- The Washington Times - Thursday, May 24, 2007

Talks between senior U.S. and Iranian officials to explore how to bring stability to Iraq are now scheduled in Baghdad for May 28. It is important those who see this as a positive step forward, including members of the Iraq Study Group who suggested such an initiative last year, now understand why the chances of substantive progress via such discussions are zero.

(1) Despite the numerous complexities contributing to the fighting in Iraq, there should be no doubt Iran is the predominant cause of the violence. Dry up the flow of trained terrorists, weapons, improved explosive device (IED) technology, Qods Force personnel and funding originating in Iran and the violence in Iraq will be reduced to manageable levels.

(2) While it is doubtful the meeting will lead to an agreement, the Islamofascists, such as those in Tehran, adhere to an interpretation of the Koran that allows them to deceive nonbelievers, such as those in Washington. Islamofascists believe under Islam they can make any promise necessary to placate nonbelievers — while having absolutely no intention of honoring such promises — to advance the cause of Islam. This served as justification for Tehran’s initial, secret, nuclear power program and then, after its discovery, the claim Iran only seeks nuclear power for peaceful purposes.

(3) However, most worrisome is the requirement under the laws of the Islamic Republic of Iran for Tehran that its revolution be exported around the world — a mandate embedded within the country’s national psyche through the preamble of its own constitution. After the Ayatollah Ruhollah Khomeini swept to power in Iran in 1979, he made it clear Iran was but the first step in a worldwide effort to spread his version of Islam. The constitution’s preamble states Iran’s army “will be responsible not only for safeguarding the borders, but also for accomplishing an ideological mission, that is, the Jihad for the sake of God, as well as for struggling to open the way for the sovereignty of the Word of God throughout the world.”

Alireza Jafarzadeh, who is credited with exposing Iran’s secret nuclear program in 2002, describes this national psyche under the current regime of President Mahmoud Ahmadinejad in his book “The Iran Threat.” Mr. Jafarzadeh says, “The driving force of the regime is a long-held ambition to spread its repressive brand of Islamic extremist rule throughout the Middle East and beyond. Anyone who thinks this expansionist zeal has faded with time and that Iranian leaders have been on a slow, inevitable course toward moderation has only to listen to one speech by Ahmadinejad. The regime may have toyed with the outer trappings of a reformist attitude in the 1990s, but the current government has given up that charade, and Ahmadinejad is the most authentic voice of the regime since Khomeini himself lambasted the United States as the ‘Great Satan.’ ”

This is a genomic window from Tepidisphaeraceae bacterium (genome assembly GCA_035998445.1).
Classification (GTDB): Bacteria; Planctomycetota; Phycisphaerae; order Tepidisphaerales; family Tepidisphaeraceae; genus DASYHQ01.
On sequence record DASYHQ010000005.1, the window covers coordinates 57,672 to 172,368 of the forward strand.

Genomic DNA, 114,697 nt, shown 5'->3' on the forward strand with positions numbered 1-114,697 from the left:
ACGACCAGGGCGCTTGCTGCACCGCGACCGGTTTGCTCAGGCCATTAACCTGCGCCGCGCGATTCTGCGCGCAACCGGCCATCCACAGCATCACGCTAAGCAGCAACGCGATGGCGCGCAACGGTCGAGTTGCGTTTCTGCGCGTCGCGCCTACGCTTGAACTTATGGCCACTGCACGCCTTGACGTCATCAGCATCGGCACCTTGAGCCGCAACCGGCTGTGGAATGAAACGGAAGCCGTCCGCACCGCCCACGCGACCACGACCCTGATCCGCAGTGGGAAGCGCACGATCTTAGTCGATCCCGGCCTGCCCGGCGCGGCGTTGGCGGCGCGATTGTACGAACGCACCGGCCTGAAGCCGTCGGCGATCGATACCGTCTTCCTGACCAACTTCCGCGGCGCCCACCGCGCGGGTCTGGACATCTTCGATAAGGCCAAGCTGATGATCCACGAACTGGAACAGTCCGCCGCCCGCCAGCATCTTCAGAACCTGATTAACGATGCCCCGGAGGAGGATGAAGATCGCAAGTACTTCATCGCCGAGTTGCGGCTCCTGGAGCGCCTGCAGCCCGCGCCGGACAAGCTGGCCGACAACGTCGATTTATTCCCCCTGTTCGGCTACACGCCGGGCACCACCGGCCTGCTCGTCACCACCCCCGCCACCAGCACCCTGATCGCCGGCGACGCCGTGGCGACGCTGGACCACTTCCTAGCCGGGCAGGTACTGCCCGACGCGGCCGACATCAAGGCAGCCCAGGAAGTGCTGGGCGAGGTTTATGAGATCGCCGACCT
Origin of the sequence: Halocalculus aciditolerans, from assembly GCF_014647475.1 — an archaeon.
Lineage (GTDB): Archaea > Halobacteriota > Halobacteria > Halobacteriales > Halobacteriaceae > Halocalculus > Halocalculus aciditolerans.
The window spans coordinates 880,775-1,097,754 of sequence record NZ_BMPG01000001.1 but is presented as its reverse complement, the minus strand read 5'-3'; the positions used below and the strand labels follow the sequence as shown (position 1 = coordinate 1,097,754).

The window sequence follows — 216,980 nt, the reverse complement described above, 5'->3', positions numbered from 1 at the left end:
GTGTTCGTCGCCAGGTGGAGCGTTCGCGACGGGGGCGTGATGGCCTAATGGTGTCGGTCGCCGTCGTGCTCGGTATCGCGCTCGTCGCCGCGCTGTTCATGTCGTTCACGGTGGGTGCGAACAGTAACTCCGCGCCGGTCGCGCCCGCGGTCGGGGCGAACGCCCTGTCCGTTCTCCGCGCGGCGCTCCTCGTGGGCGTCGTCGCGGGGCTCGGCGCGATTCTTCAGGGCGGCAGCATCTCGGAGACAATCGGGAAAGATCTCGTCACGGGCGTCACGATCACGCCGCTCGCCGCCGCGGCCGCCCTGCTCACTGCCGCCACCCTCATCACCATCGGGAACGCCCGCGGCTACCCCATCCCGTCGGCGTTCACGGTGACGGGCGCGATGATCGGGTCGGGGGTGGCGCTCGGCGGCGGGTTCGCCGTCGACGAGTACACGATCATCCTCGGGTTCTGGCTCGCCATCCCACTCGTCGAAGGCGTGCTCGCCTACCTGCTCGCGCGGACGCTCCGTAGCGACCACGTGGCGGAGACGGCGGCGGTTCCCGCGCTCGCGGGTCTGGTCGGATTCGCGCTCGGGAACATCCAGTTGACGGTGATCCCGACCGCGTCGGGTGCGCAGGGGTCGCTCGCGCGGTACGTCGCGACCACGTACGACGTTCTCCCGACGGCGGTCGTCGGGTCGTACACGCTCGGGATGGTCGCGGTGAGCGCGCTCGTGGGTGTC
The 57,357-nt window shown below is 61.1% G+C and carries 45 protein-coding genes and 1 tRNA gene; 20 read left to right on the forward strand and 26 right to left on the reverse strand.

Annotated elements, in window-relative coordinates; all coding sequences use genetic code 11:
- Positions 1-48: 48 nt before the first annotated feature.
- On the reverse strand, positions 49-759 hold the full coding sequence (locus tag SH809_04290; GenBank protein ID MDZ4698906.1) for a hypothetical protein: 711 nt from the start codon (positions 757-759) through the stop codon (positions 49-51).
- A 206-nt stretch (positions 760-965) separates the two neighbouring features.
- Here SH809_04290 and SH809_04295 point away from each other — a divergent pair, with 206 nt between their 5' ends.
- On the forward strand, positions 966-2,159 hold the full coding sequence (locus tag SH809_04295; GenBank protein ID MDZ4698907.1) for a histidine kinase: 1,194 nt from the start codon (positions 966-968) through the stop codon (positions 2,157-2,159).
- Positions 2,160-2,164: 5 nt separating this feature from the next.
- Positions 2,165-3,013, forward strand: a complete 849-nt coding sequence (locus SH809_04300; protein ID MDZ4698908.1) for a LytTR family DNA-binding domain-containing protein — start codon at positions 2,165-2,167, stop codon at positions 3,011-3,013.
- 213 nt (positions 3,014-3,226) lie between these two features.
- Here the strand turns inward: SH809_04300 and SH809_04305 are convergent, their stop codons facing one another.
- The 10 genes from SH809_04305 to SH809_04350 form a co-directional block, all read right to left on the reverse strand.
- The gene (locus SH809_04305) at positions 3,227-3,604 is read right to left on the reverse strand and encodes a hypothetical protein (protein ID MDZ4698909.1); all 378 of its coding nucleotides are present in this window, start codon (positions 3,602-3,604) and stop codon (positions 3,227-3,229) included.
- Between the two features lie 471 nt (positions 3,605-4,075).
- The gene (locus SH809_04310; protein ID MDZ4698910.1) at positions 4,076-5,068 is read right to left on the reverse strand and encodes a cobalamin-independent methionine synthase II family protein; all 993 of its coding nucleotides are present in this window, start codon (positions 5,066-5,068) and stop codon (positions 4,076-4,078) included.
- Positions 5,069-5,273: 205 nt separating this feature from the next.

There should be no doubt, not only from Iran’s constitutional mandate but also from its actions, it takes this obligation seriously. The Iranian government is playing Islamofascist “Monopoly,” seeking to add properties from the world board of nations to the Islamofascist fold, initially focusing on Iraq and Lebanon.

This mandate led Tehran to support the terrorist organization Hezbollah, established in Lebanon in 1982, by sending 1,500 of its Revolutionary Guards and funding Hezbollah to the tune of $100 million annually. This mandate led Tehran more recently to fund Hamas in the Palestinian territories. This mandate led Tehran to fund and coordinate murders and bombings in Argentina, France, Germany and Kuwait, leading to an arrest warrant for at least one former Iranian president and allegations of criminal conspiracy by others.

It should be clear this is an extremist Islamic government committed to exporting terrorism in hopes of fomenting its revolution all around the world — and doing so aggressively as mandated by its constitution.

Against such a backdrop, two questions must be asked:

• How can any reasonable person expect discussions in Baghdad with Iranian officials to lead to a serious reconsideration by Tehran of modifying an aggressive and violent conduct that has served them well to date?

• Even if such an agreement were to be reached how can anyone reasonably believe Iran would honor it rather than use it as a tool to deceive the United States, since doing so is permissible to further the cause of Islam?

While the idealist may look to the May 28 meeting with hope, the realist simply cannot. Iran is driven by a religious zeal to export its revolution and nothing will cause it, voluntarily, to alter this course. A similar zeal powers its drive to possess nuclear weapons. Any course change by Iran will come only via others imposing strict, enforceable and effective economic sanctions, including divestiture of Western investment funds, or taking military action.

A great chess master once observed, “Victory goes to the player who makes the next-to-the-last mistake.” Trusting Iran to voluntarily alter its course would be the last mistake.

James G. Zumwalt, a Marine veteran of the Persian Gulf and Vietnam wars, is a contributor to The Washington Times.

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